Why you should ask for lower rent
CHICAGO -- It isn't easy to build up the nerve to ask your landlord for a reduction in rent. But these days having the gumption to renegotiate a lease is paying off as landlords struggle to find and keep tenants with good credit and a history of ...
CHICAGO -- It isn't easy to build up the nerve to ask your landlord for a reduction in rent. But these days having the gumption to renegotiate a lease is paying off as landlords struggle to find and keep tenants with good credit and a history of paying on time.
Ask Mike Haskins, a Raleigh, N.C., resident who recently was able to lower his rent. The vacancy rate had risen in his neighborhood after two other apartment complexes had been built. He knew that the complex in which he was renting wasn't at capacity, and rent for a similar unit on the first floor was set at $650; his rent was $750.
"I felt like I had some power," said the 24-year-old.
It took some pushing--and a threat to take his business elsewhere--but before long, Haskins made a deal. When he renewed his lease, his rent was $100 lower.
"It felt like it was the same experience you go through when getting a car. If you agree to the first thing they offer you, it's probably not the best you're going to get," he said.
There are several reasons landlords may be willing to make a deal these days.
Eighty-eight percent of property owners who participated in a recent Rent.com survey said that job losses are contributing to vacancy rates. Fifty percent said would-be tenants can't afford rent or are trying to save, and 45 percent said that the trend of more people doubling up with roommates is causing units to sit vacant. The survey polled owners representing 3,192 apartment communities throughout the country.
Plus, there's even more inventory to compete with these days because in sluggish housing markets many homeowners rent their homes instead of selling, said Peggy Abkemeier, general manager of Rent.com. And some renters are becoming homeowners as affordability improves and the government entices them with a first-time buyer tax credit.
Even Haskins said the first-time buyer credit has him thinking of testing the waters and becoming a homeowner soon. "For my friends who could go either way--they weren't sure whether they wanted to get a house or not--that was a final push," he said.
In response to vacancies, 68 percent of landlords said they were lowering rents and 68 percent also said they were giving one or more months of rent free; 38 percent said they were reducing deposits; and 18 percent were offering upgrades or allowing more leniency for breaking leases or changing status, according to the Rent.com survey. Fifteen percent are offering storage or parking at reduced rates, and 8 percent are relaxing pet policies.
Another survey, from Move Inc., which operates Realtor.com, found that 39 percent of people would sign a 12-month lease if it came with 2 months of free rent, and 18 percent would sign for free utilities for two months including water, electricity and gas. Fourteen percent said a free flat screen or LCD television would get them to commit to a lease for a year.
And yet another survey by TransUnion, which screens credit for property-management companies, found that half of property managers are having difficulty locating qualified renters, compared with last year. Eighty-one percent are concerned they won't find reliable tenants for the rest of 2009.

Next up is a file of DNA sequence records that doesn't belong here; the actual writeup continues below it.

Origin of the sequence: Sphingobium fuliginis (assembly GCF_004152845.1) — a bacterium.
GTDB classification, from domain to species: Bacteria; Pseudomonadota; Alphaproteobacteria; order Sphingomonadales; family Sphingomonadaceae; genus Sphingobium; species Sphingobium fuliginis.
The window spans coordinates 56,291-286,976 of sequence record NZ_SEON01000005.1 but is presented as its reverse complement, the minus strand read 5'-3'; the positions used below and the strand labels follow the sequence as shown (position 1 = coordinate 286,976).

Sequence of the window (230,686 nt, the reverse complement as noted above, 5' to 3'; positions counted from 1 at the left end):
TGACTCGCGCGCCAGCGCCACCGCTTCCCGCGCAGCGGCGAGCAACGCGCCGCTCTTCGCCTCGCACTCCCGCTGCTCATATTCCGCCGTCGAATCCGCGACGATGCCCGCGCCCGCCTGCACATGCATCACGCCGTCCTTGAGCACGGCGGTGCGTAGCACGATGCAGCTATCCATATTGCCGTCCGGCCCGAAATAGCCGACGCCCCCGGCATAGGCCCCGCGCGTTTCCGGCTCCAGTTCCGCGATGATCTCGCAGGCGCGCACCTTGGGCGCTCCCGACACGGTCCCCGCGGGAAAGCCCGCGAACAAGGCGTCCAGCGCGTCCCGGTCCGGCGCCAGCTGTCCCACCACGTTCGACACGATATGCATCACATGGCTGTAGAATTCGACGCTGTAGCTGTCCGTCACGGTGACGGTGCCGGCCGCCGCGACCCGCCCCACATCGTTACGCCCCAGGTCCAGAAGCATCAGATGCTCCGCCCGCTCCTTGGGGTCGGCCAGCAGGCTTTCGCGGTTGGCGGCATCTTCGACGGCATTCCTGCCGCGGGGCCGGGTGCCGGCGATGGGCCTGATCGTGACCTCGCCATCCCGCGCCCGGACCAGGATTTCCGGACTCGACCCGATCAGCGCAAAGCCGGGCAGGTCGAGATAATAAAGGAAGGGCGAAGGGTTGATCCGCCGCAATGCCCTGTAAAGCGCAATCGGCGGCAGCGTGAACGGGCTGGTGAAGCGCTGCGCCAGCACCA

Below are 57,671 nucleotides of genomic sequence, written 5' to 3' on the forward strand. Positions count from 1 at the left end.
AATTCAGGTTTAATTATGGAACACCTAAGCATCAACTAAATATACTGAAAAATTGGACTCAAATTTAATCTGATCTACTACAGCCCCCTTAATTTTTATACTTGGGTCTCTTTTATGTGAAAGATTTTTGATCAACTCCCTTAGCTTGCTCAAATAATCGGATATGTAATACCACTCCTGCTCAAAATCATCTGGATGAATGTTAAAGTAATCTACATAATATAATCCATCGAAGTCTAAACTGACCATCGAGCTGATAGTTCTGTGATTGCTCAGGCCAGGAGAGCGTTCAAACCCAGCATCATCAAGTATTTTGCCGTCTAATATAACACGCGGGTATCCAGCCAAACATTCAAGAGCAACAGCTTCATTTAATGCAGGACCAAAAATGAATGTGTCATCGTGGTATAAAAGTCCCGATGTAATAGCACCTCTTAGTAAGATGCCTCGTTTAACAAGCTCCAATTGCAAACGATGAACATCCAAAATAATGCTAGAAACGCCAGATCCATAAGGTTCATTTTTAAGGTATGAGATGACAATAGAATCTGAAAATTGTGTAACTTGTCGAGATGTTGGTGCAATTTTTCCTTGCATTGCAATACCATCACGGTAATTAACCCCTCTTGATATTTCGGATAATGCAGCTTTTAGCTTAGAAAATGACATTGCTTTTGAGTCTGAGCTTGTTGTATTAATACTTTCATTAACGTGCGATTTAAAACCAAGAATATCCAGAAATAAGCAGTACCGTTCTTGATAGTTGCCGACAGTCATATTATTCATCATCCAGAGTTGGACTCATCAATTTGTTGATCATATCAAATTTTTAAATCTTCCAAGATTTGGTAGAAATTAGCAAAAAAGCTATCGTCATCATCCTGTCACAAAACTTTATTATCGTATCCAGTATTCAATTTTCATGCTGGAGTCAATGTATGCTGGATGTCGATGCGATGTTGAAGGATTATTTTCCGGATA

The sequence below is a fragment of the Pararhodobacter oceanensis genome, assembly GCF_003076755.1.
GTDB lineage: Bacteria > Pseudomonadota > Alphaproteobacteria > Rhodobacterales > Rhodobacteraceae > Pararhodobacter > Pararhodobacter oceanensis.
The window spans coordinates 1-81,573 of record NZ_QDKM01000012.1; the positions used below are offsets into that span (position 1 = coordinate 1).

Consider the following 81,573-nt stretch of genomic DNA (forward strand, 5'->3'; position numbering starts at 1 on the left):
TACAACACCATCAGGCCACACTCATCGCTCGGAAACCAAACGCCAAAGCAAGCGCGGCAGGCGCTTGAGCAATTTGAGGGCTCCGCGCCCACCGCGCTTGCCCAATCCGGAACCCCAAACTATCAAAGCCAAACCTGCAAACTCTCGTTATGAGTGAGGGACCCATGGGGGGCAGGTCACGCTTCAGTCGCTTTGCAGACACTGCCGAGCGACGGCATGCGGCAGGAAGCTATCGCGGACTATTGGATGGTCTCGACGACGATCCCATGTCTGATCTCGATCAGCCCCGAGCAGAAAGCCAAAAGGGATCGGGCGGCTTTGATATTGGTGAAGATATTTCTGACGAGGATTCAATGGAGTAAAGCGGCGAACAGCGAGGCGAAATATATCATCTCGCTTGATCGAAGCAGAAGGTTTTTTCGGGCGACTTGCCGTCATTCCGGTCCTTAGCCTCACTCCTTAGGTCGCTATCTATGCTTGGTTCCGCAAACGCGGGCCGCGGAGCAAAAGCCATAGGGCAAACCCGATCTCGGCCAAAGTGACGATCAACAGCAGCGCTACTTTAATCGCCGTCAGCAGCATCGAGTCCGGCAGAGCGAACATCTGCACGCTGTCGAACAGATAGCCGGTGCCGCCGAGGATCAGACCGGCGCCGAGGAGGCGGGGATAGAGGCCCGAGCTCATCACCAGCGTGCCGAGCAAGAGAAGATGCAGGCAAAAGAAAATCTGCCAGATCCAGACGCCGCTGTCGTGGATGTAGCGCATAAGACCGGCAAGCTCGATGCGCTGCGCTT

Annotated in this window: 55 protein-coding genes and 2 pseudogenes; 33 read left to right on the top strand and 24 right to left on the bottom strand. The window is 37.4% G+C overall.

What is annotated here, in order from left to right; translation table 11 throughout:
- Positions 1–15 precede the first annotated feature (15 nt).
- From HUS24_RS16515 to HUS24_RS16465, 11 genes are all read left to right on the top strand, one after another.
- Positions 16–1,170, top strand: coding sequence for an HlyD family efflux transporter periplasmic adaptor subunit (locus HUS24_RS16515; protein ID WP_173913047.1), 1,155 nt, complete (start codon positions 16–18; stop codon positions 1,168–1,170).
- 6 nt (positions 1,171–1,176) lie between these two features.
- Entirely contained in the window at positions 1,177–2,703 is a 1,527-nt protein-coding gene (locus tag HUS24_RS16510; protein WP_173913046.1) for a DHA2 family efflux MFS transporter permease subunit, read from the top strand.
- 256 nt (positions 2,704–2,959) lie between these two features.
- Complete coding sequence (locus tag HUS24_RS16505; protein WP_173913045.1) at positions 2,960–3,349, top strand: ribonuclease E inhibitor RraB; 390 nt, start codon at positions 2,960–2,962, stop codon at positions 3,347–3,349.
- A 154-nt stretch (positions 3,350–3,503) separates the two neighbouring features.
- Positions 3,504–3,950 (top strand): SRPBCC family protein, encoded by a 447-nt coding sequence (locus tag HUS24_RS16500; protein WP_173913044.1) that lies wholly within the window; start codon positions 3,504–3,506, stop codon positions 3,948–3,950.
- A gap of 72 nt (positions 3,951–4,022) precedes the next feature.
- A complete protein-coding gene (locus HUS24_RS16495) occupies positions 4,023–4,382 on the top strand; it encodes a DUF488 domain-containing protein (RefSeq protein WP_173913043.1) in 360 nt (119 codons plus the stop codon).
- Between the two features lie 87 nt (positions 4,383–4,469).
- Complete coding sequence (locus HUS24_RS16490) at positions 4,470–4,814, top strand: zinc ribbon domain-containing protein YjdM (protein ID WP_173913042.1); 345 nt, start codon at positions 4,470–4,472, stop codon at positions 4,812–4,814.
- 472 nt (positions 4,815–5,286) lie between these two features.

Lessors of real estate are earning significantly less so far this year, according to Sageworks, a financial information company. Profits are falling, company research shows, and empty units cost money to maintain.
"As a renter you tend to have a little leverage these days," said Dan Saklad, COO of Sageworks. "Sometimes it's as simple as asking--a lot of times people just don't ask. If you've been renting for a while you're a known tenant and you're in good standing... they probably will be willing to work with you a little bit."
Still, rental markets do vary, so before you start negotiating make sure you know your market's dynamics.
In California's East Contra Costa area, rentals are scarce because there is so much competition between former homeowners who lost their homes in foreclosure, said real-estate agent Lynne Palmer.
In fact, there are some markets where the monthly cost of renting is more than the cost of buying a similar place--before, that is, taking into consideration property taxes and insurance, and assuming a 30-year fixed-rate mortgage and a down payment of 20 percent--according to ZipRealty research. To name a few where buying is less expensive than renting: Queen Creek, Ariz., Antioch, Calif., Homestead and Kissimmee, Fla., and Henderson, Nev.
"They're usually areas that have been really hit by foreclosures," as well as short sales, said Leslie Tyler, vice president of ZipRealty. "And buying those properties has its own challenges."
MAKE A DEAL
Below are some tips on how to bargain in today's rental market:
Know what average rents are in your area, and have an idea of the volume of vacancies in the complex and neighborhood.
If you're renegotiating, remind the landlord that by renewing your lease they won't need to find another tenant--saving them in marketing costs, possible missed rent they'd suffer and any costs of painting and making other improvements required to turn over the property.
Consider a one-bedroom apartment, if that suits your needs. As many renters double up in two- and three-bedroom apartments, the market might have an extra inventory of one-bedroom units--allowing for a better bargain, Abkemeier said.
Even with damaged credit, it's not impossible to secure a rental. But you may have to provide a larger security deposit or provide a co-signer on the lease.